Court name
Bulawayo High Court
Case number
HC 2686 of 2000

Ncube v Tshabangu (HC 2686 of 2000) [2002] ZWBHC 10 (13 February 2002);

Law report citations
Media neutral citation
[2002] ZWBHC 10

                                          Judgment No. HB 10/2002

                                          Case No. HC 2686/2000












R. Moyo-Majwabu for the applicant

T.A.Cherry for the respondent


Opposed Application


      KAMOCHA J:  This is a summary judgment application which I granted


after hearing both counsel in argument.  My reasons for doing so are these.  The


respondent offered to sell the remaining extent of sub-division A of Wilfred’s Hope


Farm which he held under title deed 2499/92 and as depicted in diagram number


8300.   He described the property to the buyer who accepted it on those terms.


      He further described the property in the same terms in his mandate to the


estate agent.  The estate agent described it in similar terms in a letter to the Ministry of


Lands, Agriculture and Water Development on 11 November 1997.   A copy of the


letter was given to him.  The letter read in part:-


      “Dear Sir


      Re:   The Remaining Extent of Sub-division A of Wilfred’s Hope: Carlton             Pilani Tshabangu


      We have been consulted by Mr Tshabangu who owns the abovementioned      property under Deed of  Transfer number 24999/92 dated 29 October 1992 of which we enclose a photocopy.


      Our client is anxious to sell the above mentioned property and has in fact    found a buyer for same.  In view of the provisions of the Land Acquisition      Act, our client has to first offer the property for sale to the Minister.  Thus, on





      behalf of our client we hereby offer the property for sale to the Minister at a       purchase price of $400 000,00.


      The property is located 9 kilometres from Bulawayo along the main       Bulawayo/Plumtree Road.  The property is run basically as a beef cattle ranch.


      If the Minister does not wish to purchase the property let us have the necessary       certificate of “No Present Interest” as soon as possible.”


      The respondent accepted the description of what he was selling.  There is no


talk of selling a portion of the property in the above letter.


      The Deed of Sale also clearly described the property, giving the acreage and


Deed of Transfer under which the property is held.  The only omission from the


Agreement of Sale is the phrase “of subdivision A”.  The respondent signed the


Agreement of Sale on 31 October 1997 and received  the full purchase price in terms


of the agreement.


      The Deed of  Transfer correctly describes the property concerned.  The


respondent’s defence in a nutshell was that it was never his intention to sell the whole


property.  His intention, so he alleged, was to sell a portion of the said property.  He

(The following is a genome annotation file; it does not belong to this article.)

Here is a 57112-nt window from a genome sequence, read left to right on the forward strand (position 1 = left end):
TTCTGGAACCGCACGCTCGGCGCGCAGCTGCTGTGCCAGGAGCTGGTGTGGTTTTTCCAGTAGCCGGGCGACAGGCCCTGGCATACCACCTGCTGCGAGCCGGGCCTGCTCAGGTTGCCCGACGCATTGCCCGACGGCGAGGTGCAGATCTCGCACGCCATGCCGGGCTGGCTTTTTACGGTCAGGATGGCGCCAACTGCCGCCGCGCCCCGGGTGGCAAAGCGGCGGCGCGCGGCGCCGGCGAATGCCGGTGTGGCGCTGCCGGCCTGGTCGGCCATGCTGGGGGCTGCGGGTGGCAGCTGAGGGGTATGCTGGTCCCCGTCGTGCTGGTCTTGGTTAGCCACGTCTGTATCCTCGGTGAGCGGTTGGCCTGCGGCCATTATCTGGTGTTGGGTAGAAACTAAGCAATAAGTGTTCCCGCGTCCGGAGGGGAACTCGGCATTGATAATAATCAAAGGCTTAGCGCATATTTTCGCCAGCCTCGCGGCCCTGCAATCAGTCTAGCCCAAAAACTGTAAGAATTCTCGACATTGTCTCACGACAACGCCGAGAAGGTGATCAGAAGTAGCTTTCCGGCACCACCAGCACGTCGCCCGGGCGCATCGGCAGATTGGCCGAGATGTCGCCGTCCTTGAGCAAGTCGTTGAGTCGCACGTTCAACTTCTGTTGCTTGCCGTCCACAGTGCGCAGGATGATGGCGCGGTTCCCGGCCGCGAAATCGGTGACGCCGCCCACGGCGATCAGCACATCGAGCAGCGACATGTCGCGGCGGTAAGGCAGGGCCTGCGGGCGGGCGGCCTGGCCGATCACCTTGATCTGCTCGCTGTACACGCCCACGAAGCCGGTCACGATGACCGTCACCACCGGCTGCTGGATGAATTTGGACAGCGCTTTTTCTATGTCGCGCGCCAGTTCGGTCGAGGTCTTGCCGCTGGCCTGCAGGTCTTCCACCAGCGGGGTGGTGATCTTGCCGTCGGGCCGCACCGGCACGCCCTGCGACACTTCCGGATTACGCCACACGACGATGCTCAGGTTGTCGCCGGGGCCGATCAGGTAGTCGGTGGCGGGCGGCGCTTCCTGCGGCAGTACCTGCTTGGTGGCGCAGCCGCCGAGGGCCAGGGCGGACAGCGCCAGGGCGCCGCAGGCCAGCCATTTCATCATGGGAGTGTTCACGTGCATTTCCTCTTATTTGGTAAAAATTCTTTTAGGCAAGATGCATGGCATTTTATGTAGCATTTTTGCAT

alleged he was only selling the eastern portion of the property which did not include


any improvements.  He claimed that that was what the parties had agreed upon.


      The respondent’s allegations are clearly spurious since they are belied by


documents filed of record.  For instance on 8 April 2000 the respondent wrote to


Coghlan & Welsh instructing them to release the Title Deeds of the said property.  he


went on to inform the lawyers that the applicant had acquired ownership of the


property by paying the last payment.  He never talked of a portion of the property.








      The respondent also alleged that he thought the estate agent was going to


sub-divide the property.  He is again being untruthful because the mandate that he


gave to the estate agent does not give such instructions.  All it says is this:


       “Dear Sirs


      I hereby instruct you to sell the above property and I agree to pay scale       commission on the following recommended scale set by the Real Estate    Institute of Zimbabwe which is higher than the statutory minimum scale fees,   but is permitted by the Estate Agents Council in terms of Statutory Instrument      200/1987....”


      The respondent never suggested to the estate agent to apply for subdivision 


and thereafter sell the undeveloped portion.  It would therefore be unlawful to sell the


so-called undeveloped portion of the property before an application for subdivision is


made and approved.  The legal practitioners and estate agent would not have allowed


him to enter into an agreement to sell what was still to be created out of a subdivision


not yet applied for and approved.


      The agreement of sale signed on 31 October 1997 constitutes the entire


contract between the parties and that no other terms, conditions, or representations


whatsoever had been made by either of the parties or their agents.  This is what clause


12 of the agreement of sale says.  In clause 7 the respondent disclaims any liability by


him for any error in the description or deficiency in area.  Clause 8 thereof clearly


deals with the whole property and its improvements.


      In the light of the foregoing it was quite clear to me that the respondent’s


defence was not only spurious but was also dishonest.  This was a proper case in


which summary judgment had to be granted and the order infra was accordingly







      It is ordered that:-


      (1)   An order evicting defendant and all persons and livestock taking under        him from the whole of Remaining Extent of Subdivision A of                  Wilfred’s Hope Farm situate in the Bulilimamangwe District, be and is           hereby granted.


      (2)   Respondent pays the costs of suit.





Messrs James, Moyo-Majwabu & Nyoni plaintiff’s/applicant’s legal practitioners

Messrs Hwalima & Associates defendant’s/respondent’s legal practitioners